Microscopes that render tissue-volume images from single snapshots are making their way into biology.
Three-dimensional (3D) fluorescence images of biological samples are normally assembled from a focal stack of 2D images acquired from multiple planes in a sequential manner, such as in confocal or light-sheet microscopy. This process is time consuming and might not be ideally suited to record certain types of fast biological events or light-sensitive samples. Moreover, these techniques often require complicated microscopy setups.
Scanless volumetric imaging approaches instead record an entire 3D focal stack from a single snapshot of the camera. Conventional epifluorescence microscopes can be turned into fast volumetric imaging devices in a seemingly uncomplicated manner.
One such approach that was introduced years ago is the light-field microscope, developed by Levoy and his collaborators at Stanford (http://graphics.stanford.edu/projects/lfmicroscope/). A light-field microscope can be built by inserting a microlens array between the main lens and the sensor plane of a conventional optical microscope. Rays that would normally come to a focus in the intermediate plane instead pass through the microlenses and are recorded separately at a light-field plane, where different points in the specimen are recorded in different images. With the aid of deconvolution algorithms, this imaging setup produces perspective flyarounds and 3D volumes from each photograph. Although diffraction forces a trade-off between axial and lateral resolution, the resulting 3D videos contain enough information to allow, for example, scanless imaging of genetically encoded calcium indicators across the entire brain of a larval zebrafish.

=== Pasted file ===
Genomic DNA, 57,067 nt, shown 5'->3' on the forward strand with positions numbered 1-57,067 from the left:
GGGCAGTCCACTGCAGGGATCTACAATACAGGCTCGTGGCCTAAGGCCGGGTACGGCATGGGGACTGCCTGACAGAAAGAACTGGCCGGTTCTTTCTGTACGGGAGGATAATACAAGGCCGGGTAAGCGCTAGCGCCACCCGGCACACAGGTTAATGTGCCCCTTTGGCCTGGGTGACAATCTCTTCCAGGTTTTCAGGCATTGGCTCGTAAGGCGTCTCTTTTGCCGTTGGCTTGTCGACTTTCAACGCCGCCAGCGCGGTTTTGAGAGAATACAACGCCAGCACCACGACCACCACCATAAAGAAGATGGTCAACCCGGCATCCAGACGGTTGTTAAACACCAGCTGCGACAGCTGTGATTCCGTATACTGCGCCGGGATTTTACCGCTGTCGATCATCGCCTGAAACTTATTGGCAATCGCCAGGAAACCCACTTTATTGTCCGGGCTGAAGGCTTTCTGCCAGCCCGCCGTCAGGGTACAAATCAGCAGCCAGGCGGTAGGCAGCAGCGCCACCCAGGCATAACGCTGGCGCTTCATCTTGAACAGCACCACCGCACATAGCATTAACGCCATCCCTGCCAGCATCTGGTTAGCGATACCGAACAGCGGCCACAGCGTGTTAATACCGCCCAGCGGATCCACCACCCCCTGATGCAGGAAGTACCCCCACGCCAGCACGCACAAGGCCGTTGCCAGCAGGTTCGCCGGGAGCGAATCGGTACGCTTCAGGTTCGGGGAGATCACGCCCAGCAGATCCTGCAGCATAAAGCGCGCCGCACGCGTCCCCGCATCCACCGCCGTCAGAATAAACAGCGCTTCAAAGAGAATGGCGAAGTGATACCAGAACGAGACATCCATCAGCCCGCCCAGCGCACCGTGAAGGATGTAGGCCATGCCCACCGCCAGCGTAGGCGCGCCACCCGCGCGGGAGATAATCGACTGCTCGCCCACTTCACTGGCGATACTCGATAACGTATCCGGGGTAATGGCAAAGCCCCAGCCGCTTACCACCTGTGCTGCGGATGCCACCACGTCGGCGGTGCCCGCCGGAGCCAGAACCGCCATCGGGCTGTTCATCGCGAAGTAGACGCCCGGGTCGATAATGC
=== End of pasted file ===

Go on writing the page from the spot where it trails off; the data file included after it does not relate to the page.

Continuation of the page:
Microlens arrays can be introduced into the illuminating path of the microscope as well, offering easy ways of generating 3D illumination patterns.
Another approach for scanless volumetric imaging is reported in this issue by Abrahamsson, Dahan and their colleagues. The researchers adapted multifocus fluorescence microscopy methods to collect all the focal stacks simultaneously on a single camera. The microscopy setup relies on the use of diffractive grating to form aberration-corrected, multifocus-shifted images of the specimen (Nat. Methods 10, 60–63, 2013). It achieves resolutions equal to that of a wide-field microscope with about half of its light sensitivity and can be applied for fast acquisition of 3D data at the level of single molecules and small organisms.
Both the light-field and multifocus microscopes are promising methodologies that could make fast volumetric imaging accessible to many.